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The Culture of Safety

POSTED 03/15/2004  | By: Jeff Fryman, Director, Standards Development

This past year I attended a conference where one of the speakers was asking the question ‘‘Do you have a Safety Culture?’‘  It was an interesting question that got me contemplating the significance of simply a safe work place versus a true environment or culture of safety.

I thought about it again on a recent trip to the Grand Canyon.  Standing next to the rim, separated by a low, easily defeated fence (or none at all) I realized that people assume safety, even when none exists.  Since no one was jumping the fence into the canyon, it made me wonder why workers feel compelled to defeat the safeguards we put around machinery to protect them.  Possibly the danger is not as obvious, or is it something more – a safety culture?  Yes, safety is a culture; people generally do not set out to do something unsafe.  Likewise people expect to be safe, and that includes at work.

How safe people are at work is the responsibility of everyone.  Some of us have more direct responsibility than others for work place safety like the employer and the safety personnel responsible for machine design.  Machines, any machine, present an inherent danger that must be corrected either by design or by installing safety devices.  The effectiveness of safety devices can easily reflect the culture of safety in a plant.  And there is more to safety than just installing safety devices.  How the device is integrated into the system is just as important if not more so because the logic used in an installation has to be correct.  Will the employee actually be safeguarded in the way he expects?

Accepting a culture of safety can indeed have far reaching consequences.  A case study presented at a recent National Robot Safety Conference highlighted the positive results of adopting a safety culture in your plant.  The example was from a major health care company which saw it’s then existing employee injury rate as counter to the image the company wanted to portray publicly and simply unacceptable.  Taking action from the top by aggressively adopting and enforcing a culture of safety throughout the entire organization, the company successfully reduced its injury rate.  More impressively, by doing so it saw a significant increase in productivity.  I don’t remember the exact number, but we are talking on the order of a 10% productivity increase.  I have previously stated that safe work cells are productive work cells and that productive work cells are safe work cells; but here was empirical proof that productivity and safety are strongly related.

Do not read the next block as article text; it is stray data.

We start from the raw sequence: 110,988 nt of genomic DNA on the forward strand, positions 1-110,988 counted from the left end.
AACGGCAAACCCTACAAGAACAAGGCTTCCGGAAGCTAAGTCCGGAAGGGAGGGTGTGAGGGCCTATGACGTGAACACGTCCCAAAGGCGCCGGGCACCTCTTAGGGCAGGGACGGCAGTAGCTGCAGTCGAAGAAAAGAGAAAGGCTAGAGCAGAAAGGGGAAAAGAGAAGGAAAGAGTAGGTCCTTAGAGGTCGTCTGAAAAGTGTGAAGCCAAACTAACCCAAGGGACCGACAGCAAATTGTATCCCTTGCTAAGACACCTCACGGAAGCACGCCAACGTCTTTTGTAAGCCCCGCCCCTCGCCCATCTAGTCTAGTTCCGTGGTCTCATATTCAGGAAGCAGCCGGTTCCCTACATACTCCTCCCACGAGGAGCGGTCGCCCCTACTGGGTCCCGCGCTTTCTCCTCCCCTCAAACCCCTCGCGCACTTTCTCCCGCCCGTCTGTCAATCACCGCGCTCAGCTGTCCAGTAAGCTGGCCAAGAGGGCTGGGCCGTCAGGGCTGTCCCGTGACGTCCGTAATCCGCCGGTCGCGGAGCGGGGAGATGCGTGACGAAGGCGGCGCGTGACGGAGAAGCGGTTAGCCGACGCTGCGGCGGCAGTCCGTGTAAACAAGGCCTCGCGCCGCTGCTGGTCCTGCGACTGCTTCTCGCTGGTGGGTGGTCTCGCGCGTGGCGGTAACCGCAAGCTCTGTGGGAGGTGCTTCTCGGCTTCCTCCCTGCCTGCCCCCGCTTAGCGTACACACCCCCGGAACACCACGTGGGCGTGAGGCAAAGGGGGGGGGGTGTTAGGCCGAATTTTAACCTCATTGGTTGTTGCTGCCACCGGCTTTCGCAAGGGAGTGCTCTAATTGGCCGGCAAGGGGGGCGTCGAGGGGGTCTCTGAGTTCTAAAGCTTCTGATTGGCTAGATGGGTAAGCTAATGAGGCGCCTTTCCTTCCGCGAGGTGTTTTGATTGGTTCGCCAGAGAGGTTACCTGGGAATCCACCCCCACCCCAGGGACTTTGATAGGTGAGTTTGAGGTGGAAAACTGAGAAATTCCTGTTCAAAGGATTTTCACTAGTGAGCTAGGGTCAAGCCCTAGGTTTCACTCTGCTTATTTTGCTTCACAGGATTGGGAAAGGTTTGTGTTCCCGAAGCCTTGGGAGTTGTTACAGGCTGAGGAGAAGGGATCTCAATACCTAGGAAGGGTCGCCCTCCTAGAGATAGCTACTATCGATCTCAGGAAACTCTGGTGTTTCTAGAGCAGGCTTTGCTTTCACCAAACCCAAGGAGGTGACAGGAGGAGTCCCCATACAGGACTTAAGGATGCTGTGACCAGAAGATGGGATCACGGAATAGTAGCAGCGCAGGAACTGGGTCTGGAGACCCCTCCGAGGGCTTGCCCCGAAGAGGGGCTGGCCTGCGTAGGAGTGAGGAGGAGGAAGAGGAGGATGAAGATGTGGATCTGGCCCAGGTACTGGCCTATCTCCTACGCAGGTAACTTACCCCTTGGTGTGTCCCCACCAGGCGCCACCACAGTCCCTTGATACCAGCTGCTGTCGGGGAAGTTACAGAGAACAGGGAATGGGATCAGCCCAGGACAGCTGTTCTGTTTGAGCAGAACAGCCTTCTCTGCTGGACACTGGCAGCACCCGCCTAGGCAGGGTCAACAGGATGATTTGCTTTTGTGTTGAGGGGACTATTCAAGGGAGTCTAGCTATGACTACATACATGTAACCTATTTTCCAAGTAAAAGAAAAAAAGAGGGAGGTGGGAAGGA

I frequently have the chance to see other examples of safety cultures (or not).  I get phone calls and messages asking for help in understanding the ANSI/RIA R15.06-1999 robot safety standard.  From these calls I get an understanding of real issues facing industry today.  I also get the opportunity to observe differing views, which are also driving industry.  On one end is the company that has adopted a safety culture.  Their questions are related to how best to incorporate certain safety features, or how recognized hazards need to be safeguarded.  The other end of the spectrum is the call trying to find out ‘‘how little’‘ safety is necessary – the ‘‘I can’t’‘ do what I know is right so what can I do to be ‘‘ok’‘?

I have to empathize with the engineers who find themselves caught in these situations.  I know they are doing what they can within the parameters and resources their employers are allowing them.  I also empathize with the situation where a company is putting together a project for a client who is unwilling to accept the necessary safeguarding which has been identified.  This can ultimately lead to the moral and ethical dilemma of having to decide to ‘‘walk’‘ from a sale – a difficult choice at best.

‘‘What price safety?’‘ is not the question.  Yes, safety does have a price, but how do you determine it?  Is it the up-front cost of the safety device installed on a machine, or is it the lingering cost of an injury – medical costs, lost time, legal costs, and just plain suffering – to the employee and their co-workers.

Safety is a culture, a successful culture, and a culture your company should adopt!